Department of Neurobiology
 

 


Aizenman, Elias

Professor, Neurobiology
7020 BST3
   3501 Fifth Avenue
   Pittsburgh, PA 15213-3301
Telephone: 412-648-9434
Fax: 412-648-1441
redox@pitt.edu

Elias' Lab Website
PIND Website

Cellular & molecular mechanisms of neurodegeneration

Research in Dr. Aizenman's laboratory is directed towards investigating cellular signaling processes leading to neuronal cell death.

Acute and chronic injurious processes in the brain lead to the activation of signaling cascades that eventually result in the demise of neurons. In Dr. Aizenman's laboratory, cellular pathways leading to cell death are molecularly dissected in order to provide novel therapeutic targets to treat neurodegenerative disorders. This laboratory works on potential common final mediators of cell death signaling events that can be effectively targeted to treat neural disorders. This work is primarily focused on acute neuronal injury, such as stroke, although the results obtained from these studies could have broader applications to more chronic neurodegenerative conditions. Over the last several years, the laboratory has investigated redox and photic regulation of NMDA receptors, excitotoxicity, dopamine oxidation pathways, zinc-mediated neurotoxicity, and Kv2.1 potassium channel facilitated forms of neuronal apoptosis, among other topics.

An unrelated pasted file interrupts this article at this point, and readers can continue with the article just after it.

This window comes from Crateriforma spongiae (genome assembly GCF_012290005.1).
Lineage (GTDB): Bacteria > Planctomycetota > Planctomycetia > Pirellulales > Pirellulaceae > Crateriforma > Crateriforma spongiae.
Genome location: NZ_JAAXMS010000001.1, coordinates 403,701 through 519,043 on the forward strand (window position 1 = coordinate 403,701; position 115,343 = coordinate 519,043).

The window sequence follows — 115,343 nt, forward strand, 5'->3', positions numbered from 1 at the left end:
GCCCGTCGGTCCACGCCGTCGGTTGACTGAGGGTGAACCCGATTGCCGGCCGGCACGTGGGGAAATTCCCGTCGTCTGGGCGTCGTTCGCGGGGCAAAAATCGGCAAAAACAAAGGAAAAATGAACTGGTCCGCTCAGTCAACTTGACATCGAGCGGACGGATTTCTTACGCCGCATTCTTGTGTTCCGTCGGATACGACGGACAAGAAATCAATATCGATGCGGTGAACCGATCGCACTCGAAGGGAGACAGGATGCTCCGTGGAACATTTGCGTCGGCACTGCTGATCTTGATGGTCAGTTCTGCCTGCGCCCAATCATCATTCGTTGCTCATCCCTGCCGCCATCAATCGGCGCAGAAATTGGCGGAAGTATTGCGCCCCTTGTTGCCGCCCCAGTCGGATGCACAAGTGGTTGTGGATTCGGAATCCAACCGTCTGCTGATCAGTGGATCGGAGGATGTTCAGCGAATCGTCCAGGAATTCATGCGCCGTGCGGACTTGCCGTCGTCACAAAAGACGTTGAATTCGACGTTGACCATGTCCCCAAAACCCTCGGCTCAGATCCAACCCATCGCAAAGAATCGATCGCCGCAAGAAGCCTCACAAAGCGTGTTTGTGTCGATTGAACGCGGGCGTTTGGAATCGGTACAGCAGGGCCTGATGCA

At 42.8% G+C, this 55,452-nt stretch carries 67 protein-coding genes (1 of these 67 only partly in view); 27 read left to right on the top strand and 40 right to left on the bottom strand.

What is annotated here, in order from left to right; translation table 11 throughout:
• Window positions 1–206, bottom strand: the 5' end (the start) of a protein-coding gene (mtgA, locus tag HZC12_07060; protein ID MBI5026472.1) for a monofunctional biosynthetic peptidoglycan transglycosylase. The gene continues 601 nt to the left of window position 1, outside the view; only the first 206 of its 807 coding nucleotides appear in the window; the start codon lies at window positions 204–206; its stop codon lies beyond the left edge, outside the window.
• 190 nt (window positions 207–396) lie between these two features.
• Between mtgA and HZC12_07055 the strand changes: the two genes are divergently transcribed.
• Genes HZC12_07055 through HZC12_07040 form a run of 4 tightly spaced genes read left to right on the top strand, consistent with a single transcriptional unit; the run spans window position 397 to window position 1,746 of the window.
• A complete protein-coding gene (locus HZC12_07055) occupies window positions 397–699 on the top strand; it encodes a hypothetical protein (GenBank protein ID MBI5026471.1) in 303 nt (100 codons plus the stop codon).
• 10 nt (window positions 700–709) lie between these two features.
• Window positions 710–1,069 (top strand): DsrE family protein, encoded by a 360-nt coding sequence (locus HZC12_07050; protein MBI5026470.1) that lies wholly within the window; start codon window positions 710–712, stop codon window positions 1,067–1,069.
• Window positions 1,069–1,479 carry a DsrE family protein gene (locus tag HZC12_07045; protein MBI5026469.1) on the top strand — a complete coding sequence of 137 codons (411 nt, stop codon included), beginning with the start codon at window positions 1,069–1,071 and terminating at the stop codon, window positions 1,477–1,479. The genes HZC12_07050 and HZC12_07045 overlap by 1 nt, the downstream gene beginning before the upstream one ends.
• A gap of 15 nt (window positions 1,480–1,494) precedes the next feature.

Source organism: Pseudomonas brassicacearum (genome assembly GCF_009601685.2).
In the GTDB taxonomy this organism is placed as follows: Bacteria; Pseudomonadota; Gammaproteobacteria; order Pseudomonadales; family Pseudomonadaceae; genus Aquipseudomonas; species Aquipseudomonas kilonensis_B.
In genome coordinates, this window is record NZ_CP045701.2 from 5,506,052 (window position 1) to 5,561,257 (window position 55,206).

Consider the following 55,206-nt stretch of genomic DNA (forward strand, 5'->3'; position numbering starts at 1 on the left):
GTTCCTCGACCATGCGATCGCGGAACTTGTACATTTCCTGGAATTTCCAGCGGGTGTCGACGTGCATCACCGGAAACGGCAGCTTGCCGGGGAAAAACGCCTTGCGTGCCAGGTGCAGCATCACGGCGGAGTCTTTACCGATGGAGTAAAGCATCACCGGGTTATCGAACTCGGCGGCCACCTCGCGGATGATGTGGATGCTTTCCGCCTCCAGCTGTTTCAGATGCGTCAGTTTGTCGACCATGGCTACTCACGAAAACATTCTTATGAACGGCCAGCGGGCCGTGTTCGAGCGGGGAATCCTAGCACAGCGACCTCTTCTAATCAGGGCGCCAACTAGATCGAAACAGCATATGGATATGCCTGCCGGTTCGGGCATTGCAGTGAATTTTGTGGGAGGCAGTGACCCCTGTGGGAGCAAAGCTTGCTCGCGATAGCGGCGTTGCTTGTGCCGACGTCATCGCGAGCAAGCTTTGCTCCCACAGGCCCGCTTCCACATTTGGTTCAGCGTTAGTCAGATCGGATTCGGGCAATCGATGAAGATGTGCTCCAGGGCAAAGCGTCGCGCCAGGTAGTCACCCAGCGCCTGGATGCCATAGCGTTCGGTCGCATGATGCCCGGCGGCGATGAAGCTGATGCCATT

Most recent publications:

Li, D., H. Yuan, X.R. Ortiz-Gonzales, E.D. Marsh, L. Tian, E.M. McCormick, G.J. Kosobucki, W. Chen, A.J. Schulien, R. Chiavacci, A. Tankovic, C. Naase, F. Bruckner, C. von Stulpnagel-Hortnagel, E. Aizenman, J.R. Lemke, H. Hakonarson, S.F. Traynelis and M.J. Falk. GRIN2D recurrent de novo mutation is an autosomal dominant cause of severe epileptic encephalopathy treatable with NMDA receptor channel blockers. American Journal of Human Genetics 2016 (in press).

Kumar, M., N. Reed, R. Liu, E. Aizenman, P. Wipf and T. Tzounopoulos. Synthesis and evaluation of potent KCNQ2/3-specific channel activators. Molecular Pharmacology 2016 89:667-677.

Schulien, A.J., J.A. Justice, R. Di Maio, Z.P. Wills, N.H. Shah and E. Aizenman. Zinc-induced calcium release via ryanodine receptors triggers calcineurin-dependent redistribution of cortical neuronal Kv2.1 K+ channels. Journal of Physiology 2016 594:2647-2659.

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